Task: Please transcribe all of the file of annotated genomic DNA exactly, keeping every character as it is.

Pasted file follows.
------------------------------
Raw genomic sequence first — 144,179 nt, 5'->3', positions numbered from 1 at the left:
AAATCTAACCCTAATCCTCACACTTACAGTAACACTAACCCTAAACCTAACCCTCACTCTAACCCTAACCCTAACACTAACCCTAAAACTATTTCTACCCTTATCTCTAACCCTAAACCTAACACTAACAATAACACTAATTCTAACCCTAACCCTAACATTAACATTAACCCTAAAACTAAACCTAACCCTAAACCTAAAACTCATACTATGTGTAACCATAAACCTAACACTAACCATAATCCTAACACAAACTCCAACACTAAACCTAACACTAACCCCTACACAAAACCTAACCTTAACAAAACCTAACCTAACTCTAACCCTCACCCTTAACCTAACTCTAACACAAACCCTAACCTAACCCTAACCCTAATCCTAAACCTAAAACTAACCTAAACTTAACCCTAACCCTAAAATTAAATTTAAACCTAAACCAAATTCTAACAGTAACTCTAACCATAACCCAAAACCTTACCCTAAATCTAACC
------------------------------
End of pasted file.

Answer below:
Raw genomic sequence first — 144,179 nt, 5'->3', positions numbered from 1 at the left:
AAATCTAACCCTAATCCTCACACTTACAGTAACACTAACCCTAAACCTAACCCTCACTCTAACCCTAACCCTAACACTAACCCTAAAACTATTTCTACCCTTATCTCTAACCCTAAACCTAACACTAACAATAACACTAATTCTAACCCTAACCCTAACATTAACATTAACCCTAAAACTAAACCTAACCCTAAACCTAAAACTCATACTATGTGTAACCATAAACCTAACACTAACCATAATCCTAACACAAACTCCAACACTAAACCTAACACTAACCCCTACACAAAACCTAACCTTAACAAAACCTAACCTAACTCTAACCCTCACCCTTAACCTAACTCTAACACAAACCCTAACCTAACCCTAACCCTAATCCTAAACCTAAAACTAACCTAAACTTAACCCTAACCCTAAAATTAAATTTAAACCTAAACCAAATTCTAACAGTAACTCTAACCATAACCCAAAACCTTACCCTAAATCTAACC